Post by ian45662 » Tue Jan 05, 2021 6:01 am

I will admit that I used to tell people that if you want to shoot bore diameter Bullet then your alloy shouldn’t have any antimony in it. Looking back I can now say I was dead wrong.

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Re: Trends in BPCR Long Range Shooting

Post by Kenny Wasserburger » Tue Jan 05, 2021 10:44 am

We are all learning.

Never say never, I guess.

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Re: Trends in BPCR Long Range Shooting

Post by Kenny Wasserburger » Thu Jan 07, 2021 4:59 pm

With the email from BACO on my dual diameter design, I am excited. The theory behind this makes sense, and with Jim and Arnie’s help this was, as Arnie mentioned a team effort.

All the good things that this forum is supposed to be about, took place in my thread, the sharing of information and ideas, in a positive manner to help me design the bullet to fit a specific need. Will this be a trend in BP long range I am thinking so.

Kenny Wasserburger

PS, I am going to add Antimony to my alloy in small batches, hopefully with my new Lab radar I can see if there is a increase in BC with the Harder bullets, as Ian has seen using his. I am also planning on building a bullet trap box full of oiled sawdust similar to One Lee Shaver built some years ago.

Kenny Wasserburger
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Wyoming Territory Sharps Shooter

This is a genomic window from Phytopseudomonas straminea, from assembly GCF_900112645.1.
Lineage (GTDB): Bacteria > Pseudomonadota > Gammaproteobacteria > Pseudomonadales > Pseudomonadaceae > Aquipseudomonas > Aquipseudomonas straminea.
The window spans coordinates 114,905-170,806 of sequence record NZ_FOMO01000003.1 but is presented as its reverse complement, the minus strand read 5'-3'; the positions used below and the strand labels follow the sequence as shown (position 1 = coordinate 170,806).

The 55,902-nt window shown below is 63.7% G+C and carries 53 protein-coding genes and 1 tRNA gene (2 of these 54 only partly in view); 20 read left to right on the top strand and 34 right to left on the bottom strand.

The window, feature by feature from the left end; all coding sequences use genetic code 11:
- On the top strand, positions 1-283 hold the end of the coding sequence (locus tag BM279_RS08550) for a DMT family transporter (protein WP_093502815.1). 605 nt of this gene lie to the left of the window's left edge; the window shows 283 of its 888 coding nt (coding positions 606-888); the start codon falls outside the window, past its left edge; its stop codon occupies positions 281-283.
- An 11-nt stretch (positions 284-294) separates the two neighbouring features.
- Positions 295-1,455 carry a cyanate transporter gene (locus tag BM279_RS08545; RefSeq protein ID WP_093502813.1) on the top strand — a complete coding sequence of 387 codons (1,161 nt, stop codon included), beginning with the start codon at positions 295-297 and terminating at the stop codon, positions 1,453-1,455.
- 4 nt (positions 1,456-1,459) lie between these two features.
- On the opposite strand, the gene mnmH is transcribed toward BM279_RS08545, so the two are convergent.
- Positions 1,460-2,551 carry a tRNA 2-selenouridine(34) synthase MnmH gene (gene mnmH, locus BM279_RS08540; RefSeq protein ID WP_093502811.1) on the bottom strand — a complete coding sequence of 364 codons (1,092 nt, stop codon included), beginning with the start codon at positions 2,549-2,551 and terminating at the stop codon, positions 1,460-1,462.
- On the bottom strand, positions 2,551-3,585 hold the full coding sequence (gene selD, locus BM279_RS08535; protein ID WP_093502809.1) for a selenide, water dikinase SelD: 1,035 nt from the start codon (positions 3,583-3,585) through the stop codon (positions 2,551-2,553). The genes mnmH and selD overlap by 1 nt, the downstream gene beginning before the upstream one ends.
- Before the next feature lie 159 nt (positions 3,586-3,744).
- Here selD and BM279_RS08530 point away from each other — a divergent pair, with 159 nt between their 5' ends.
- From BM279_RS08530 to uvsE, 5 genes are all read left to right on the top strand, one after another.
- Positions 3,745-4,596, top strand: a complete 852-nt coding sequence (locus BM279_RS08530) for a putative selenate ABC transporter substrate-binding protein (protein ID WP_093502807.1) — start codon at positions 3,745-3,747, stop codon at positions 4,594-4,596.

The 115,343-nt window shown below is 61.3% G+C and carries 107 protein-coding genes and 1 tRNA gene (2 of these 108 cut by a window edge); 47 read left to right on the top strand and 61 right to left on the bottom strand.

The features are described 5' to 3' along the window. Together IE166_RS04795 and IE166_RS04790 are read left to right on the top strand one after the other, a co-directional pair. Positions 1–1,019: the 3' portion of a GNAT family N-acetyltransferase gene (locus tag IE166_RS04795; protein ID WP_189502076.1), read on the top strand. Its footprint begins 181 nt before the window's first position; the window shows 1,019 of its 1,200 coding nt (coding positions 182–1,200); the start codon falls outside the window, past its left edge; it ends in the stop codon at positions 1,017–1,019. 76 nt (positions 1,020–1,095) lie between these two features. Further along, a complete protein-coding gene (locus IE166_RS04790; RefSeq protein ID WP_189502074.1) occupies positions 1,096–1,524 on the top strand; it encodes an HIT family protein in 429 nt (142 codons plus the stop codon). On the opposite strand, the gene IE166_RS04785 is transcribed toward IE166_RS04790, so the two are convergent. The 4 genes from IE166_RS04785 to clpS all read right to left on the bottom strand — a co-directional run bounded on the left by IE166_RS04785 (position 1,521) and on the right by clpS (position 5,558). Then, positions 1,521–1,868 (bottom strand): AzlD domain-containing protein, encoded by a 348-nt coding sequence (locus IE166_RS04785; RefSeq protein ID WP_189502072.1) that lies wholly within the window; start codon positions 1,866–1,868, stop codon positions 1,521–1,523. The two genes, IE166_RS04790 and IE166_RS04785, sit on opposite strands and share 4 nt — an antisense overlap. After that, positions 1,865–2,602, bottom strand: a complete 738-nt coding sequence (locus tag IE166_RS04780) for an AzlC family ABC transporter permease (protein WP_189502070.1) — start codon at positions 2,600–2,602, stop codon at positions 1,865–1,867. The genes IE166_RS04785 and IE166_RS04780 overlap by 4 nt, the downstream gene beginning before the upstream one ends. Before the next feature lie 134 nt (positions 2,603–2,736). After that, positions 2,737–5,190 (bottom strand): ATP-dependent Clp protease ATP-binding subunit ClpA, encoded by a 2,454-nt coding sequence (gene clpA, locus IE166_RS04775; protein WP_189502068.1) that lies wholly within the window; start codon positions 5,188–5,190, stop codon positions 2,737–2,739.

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Re: Trends in BPCR Long Range Shooting

Post by Kenny Wasserburger » Sat Feb 06, 2021 5:26 pm

So far no word on my Dual Diameter bullet from BACO. And we are enduring some real winter here again, so casting is out anyway.

My reasoning on using thin paper and as fat a bullet as possible yet when patched fit the bore has been successful. In my opinion the dual diameter bullet has the larger base that acts similar to a bullet patched to Groove depth. Theory suggests that the base will not have to upset so much to fill the grooves, upon firing. This in turn should mitigate the amount of lead displaced in the base, and reduce bullet shortening and slump. Furthermore it appears that alloys sweeten with Antimony will only help, increasing compression strength.

If my line of reasoning is incorrect, I would love to hear discussion on it.

KW
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Don McDowell
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Re: Trends in BPCR Long Range Shooting